, Volume 18, Issue 7, pp 791-796
Date: 03 Apr 2008

Post Discharge Prophylactic Anticoagulation in Gastric Bypass Patient—How Safe?

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It is becoming an increasingly common practice to discharge gastric bypass (GBP) patients on prophylactic anticoagulation. This is because pulmonary embolism (PE) is a common cause of mortality postoperatively. This study was undertaken to: (1) determine the incidence of major bleeding in GBP patients discharged on prophylactic low molecular weight heparin (LMWH)—enoxaparin and, (2) correlate the bleeding risk to the dose used.


Retrospective chart review of all open GBP operation from June 2004 to August 2005. One hundred and twenty seven patients were sent home on LMWH for 2 weeks. Indications: Body mass index (BMI) ≥50 kg/m2 with chronic venous stasis and/or obstructive sleep apnea, previous history of PE or deep vein thrombosis (DVT) or BMI ≥60 kg/m2. The study group was divided into two subgroups: 40 mg twice daily (bid) and 60 mg bid LMWH. Statistical analysis was done with the chi-square. The primary outcome measure was major bleeding; defined as bleeding during the period of LMWH use associated with symptomatic decrease in hematocrit (HCT), necessitating stopping LMWH administration before the end of the study period (2 weeks), bleeding-related readmission, blood transfusion, or intervention. Excluded were patients on warfarin or treated with therapeutic LMWH.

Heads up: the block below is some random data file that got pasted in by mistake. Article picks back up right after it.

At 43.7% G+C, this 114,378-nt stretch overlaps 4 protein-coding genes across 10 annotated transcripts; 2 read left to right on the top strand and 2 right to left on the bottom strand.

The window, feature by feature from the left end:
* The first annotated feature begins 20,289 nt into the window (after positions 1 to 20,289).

The groups were similarly matched for age, body mass index, and risk factors. No episode of major bleeding after discharge occurred in either group.


The use of low molecular weight heparin for prophylactic anticoagulation after open gastric bypass is not associated with risk of major bleeding.